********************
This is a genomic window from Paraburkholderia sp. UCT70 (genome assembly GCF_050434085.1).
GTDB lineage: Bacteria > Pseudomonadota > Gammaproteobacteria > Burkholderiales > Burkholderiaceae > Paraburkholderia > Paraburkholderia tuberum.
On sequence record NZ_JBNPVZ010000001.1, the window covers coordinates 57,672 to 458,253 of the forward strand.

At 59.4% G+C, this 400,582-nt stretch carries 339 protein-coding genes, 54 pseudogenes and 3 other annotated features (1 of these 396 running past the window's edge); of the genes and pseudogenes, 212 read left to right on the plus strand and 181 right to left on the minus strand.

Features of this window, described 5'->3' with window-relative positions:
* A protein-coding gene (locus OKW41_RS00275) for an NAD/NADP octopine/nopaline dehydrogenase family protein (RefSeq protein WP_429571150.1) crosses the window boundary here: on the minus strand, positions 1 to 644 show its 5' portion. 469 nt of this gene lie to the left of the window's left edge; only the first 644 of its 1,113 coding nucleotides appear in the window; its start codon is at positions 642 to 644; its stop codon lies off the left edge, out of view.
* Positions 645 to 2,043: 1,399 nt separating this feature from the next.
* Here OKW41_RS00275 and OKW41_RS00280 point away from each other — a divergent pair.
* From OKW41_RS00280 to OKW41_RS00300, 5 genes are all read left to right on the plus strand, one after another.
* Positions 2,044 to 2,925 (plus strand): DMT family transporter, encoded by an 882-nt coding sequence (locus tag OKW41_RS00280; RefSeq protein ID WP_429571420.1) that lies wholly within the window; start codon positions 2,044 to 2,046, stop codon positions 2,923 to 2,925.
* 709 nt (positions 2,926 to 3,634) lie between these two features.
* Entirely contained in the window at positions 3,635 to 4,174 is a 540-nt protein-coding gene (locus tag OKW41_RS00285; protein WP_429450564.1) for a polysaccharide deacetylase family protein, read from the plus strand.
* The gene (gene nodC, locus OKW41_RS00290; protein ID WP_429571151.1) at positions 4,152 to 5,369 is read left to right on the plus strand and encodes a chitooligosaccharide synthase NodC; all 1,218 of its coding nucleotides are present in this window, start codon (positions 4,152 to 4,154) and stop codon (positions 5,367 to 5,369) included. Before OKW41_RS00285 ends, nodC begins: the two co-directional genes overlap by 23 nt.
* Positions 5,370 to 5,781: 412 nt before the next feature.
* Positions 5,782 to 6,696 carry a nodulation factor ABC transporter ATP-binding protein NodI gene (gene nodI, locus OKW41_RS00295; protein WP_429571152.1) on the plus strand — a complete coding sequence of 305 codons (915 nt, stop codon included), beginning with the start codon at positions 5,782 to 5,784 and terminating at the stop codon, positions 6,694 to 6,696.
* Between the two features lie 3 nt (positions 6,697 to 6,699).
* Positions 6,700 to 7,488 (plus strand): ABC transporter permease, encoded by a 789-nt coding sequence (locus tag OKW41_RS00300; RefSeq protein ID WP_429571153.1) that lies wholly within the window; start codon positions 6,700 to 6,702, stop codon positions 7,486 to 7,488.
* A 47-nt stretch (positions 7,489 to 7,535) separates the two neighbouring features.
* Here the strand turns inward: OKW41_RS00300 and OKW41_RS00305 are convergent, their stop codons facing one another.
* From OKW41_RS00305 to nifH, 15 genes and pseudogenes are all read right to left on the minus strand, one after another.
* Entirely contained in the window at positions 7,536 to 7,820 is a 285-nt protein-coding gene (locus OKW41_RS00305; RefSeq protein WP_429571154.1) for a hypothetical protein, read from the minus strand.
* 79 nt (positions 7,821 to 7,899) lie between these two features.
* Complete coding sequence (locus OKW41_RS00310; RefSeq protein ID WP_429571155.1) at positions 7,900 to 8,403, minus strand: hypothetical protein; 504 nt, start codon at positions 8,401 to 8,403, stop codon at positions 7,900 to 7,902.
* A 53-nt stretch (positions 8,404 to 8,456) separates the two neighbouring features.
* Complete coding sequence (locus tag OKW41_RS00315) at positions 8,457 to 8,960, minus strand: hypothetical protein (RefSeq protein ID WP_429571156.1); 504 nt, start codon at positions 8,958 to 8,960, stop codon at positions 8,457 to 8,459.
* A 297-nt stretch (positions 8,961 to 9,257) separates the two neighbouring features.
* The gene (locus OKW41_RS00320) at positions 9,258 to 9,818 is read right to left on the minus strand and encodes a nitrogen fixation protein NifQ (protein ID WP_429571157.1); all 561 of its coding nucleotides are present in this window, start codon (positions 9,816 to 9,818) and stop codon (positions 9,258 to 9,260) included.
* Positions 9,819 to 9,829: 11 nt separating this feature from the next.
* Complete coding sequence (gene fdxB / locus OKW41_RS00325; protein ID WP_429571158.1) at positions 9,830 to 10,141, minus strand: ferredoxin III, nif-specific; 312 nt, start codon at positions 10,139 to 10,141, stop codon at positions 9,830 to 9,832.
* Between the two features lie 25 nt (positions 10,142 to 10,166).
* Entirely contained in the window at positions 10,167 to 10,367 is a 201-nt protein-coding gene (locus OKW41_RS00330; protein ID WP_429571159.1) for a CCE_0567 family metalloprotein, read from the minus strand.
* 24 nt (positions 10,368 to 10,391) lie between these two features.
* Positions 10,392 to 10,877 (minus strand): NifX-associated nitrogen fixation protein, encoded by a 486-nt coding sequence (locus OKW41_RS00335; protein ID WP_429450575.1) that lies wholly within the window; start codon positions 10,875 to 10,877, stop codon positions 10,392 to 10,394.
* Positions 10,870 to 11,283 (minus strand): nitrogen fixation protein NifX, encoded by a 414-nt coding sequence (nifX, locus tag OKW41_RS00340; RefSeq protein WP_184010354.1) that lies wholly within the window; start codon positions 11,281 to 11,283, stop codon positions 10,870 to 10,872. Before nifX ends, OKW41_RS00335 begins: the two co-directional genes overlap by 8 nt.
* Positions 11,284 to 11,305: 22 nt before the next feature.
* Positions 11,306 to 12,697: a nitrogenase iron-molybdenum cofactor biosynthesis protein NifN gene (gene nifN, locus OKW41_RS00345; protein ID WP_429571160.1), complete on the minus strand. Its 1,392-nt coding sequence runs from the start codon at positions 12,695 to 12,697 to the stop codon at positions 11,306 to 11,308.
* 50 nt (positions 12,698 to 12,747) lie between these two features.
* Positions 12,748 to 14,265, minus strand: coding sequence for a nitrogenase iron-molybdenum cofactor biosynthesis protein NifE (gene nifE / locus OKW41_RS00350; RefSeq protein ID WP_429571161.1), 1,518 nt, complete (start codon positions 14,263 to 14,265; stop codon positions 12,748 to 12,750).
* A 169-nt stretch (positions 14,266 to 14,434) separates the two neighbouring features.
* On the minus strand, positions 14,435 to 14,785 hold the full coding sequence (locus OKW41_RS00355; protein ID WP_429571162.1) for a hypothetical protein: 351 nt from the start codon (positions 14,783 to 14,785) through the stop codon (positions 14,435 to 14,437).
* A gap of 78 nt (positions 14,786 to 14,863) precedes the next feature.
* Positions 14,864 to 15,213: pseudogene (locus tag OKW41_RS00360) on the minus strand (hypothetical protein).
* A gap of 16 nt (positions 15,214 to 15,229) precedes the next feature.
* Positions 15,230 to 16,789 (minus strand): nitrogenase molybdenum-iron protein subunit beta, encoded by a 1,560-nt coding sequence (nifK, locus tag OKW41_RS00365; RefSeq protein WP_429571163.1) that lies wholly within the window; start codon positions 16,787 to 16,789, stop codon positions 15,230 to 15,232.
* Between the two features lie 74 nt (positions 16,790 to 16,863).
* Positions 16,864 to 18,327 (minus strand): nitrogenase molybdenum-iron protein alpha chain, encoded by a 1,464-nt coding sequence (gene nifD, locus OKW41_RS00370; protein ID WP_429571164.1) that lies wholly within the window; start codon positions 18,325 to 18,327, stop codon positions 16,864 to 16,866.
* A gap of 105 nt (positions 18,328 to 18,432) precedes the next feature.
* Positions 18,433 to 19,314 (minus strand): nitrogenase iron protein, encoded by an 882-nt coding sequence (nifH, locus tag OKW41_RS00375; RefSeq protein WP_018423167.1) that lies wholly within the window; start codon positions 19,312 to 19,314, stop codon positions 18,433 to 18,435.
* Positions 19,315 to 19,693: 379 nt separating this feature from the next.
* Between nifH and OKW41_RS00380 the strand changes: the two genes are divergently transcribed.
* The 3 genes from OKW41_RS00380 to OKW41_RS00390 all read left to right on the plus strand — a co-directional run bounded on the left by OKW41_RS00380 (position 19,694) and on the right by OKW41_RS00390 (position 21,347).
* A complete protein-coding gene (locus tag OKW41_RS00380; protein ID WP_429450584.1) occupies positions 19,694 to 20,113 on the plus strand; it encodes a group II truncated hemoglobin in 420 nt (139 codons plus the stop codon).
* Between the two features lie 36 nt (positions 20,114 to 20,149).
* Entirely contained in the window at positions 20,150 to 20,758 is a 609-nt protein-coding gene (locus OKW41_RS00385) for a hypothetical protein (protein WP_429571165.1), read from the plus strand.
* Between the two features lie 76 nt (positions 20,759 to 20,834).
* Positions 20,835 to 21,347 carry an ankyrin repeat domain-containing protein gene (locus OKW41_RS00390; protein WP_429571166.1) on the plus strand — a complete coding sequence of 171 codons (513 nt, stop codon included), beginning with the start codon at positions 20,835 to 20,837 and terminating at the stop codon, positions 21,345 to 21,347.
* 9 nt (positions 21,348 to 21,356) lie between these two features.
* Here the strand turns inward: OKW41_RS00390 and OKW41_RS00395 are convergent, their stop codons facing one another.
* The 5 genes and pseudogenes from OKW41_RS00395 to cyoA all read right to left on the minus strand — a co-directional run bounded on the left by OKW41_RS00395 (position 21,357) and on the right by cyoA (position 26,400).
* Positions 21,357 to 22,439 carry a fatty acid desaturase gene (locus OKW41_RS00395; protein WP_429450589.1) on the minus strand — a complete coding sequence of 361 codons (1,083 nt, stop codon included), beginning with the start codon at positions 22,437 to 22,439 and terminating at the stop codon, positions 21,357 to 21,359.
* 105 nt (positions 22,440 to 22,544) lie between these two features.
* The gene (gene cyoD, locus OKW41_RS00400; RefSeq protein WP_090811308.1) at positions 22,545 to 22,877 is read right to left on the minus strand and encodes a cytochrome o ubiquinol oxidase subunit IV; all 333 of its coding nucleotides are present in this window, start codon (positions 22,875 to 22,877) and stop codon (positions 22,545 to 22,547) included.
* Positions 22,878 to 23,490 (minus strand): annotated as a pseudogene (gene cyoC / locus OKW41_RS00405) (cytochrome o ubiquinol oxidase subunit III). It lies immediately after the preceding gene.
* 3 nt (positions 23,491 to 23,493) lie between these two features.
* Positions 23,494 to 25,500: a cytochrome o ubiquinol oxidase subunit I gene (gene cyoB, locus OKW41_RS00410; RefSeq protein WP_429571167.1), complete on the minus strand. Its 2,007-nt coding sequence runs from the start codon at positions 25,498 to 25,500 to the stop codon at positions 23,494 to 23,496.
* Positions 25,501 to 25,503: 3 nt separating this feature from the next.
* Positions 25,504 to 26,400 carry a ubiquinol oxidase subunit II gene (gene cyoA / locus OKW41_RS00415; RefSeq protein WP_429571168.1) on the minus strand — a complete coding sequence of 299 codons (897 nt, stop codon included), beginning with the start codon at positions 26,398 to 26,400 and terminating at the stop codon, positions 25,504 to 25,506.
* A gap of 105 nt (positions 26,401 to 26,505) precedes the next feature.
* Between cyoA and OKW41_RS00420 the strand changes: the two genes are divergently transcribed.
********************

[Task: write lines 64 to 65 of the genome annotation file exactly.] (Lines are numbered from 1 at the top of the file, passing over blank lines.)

* 3 nt (positions 23,491 to 23,493) lie between these two features.
* Positions 23,494 to 25,500: a cytochrome o ubiquinol oxidase subunit I gene (gene cyoB, locus OKW41_RS00410; RefSeq protein WP_429571167.1), complete on the minus strand. Its 2,007-nt coding sequence runs from the start codon at positions 25,498 to 25,500 to the stop codon at positions 23,494 to 23,496.